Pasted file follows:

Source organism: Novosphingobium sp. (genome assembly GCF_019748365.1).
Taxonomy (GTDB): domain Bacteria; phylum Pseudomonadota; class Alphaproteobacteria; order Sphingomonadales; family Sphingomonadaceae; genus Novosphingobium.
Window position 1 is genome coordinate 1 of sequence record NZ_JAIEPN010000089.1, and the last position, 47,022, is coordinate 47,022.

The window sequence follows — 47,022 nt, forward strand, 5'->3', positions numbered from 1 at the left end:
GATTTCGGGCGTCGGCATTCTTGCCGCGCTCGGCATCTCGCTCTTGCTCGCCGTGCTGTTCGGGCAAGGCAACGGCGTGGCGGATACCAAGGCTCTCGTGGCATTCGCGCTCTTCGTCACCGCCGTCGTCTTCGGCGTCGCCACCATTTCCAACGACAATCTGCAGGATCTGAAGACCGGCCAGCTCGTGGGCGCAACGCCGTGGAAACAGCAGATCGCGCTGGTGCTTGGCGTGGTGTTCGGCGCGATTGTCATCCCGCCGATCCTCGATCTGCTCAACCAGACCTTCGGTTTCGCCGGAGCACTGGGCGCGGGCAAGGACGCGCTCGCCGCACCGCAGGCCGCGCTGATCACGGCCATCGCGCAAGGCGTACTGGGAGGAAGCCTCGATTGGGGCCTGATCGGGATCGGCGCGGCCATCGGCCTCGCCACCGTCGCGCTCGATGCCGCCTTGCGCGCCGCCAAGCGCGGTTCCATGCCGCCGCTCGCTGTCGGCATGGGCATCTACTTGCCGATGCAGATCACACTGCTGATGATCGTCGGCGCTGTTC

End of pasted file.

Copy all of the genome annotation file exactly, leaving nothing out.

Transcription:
Source organism: Novosphingobium sp. (genome assembly GCF_019748365.1).
Taxonomy (GTDB): domain Bacteria; phylum Pseudomonadota; class Alphaproteobacteria; order Sphingomonadales; family Sphingomonadaceae; genus Novosphingobium.
Window position 1 is genome coordinate 1 of sequence record NZ_JAIEPN010000089.1, and the last position, 47,022, is coordinate 47,022.

The window sequence follows — 47,022 nt, forward strand, 5'->3', positions numbered from 1 at the left end:
GATTTCGGGCGTCGGCATTCTTGCCGCGCTCGGCATCTCGCTCTTGCTCGCCGTGCTGTTCGGGCAAGGCAACGGCGTGGCGGATACCAAGGCTCTCGTGGCATTCGCGCTCTTCGTCACCGCCGTCGTCTTCGGCGTCGCCACCATTTCCAACGACAATCTGCAGGATCTGAAGACCGGCCAGCTCGTGGGCGCAACGCCGTGGAAACAGCAGATCGCGCTGGTGCTTGGCGTGGTGTTCGGCGCGATTGTCATCCCGCCGATCCTCGATCTGCTCAACCAGACCTTCGGTTTCGCCGGAGCACTGGGCGCGGGCAAGGACGCGCTCGCCGCACCGCAGGCCGCGCTGATCACGGCCATCGCGCAAGGCGTACTGGGAGGAAGCCTCGATTGGGGCCTGATCGGGATCGGCGCGGCCATCGGCCTCGCCACCGTCGCGCTCGATGCCGCCTTGCGCGCCGCCAAGCGCGGTTCCATGCCGCCGCTCGCTGTCGGCATGGGCATCTACTTGCCGATGCAGATCACACTGCTGATGATCGTCGGCGCTGTTC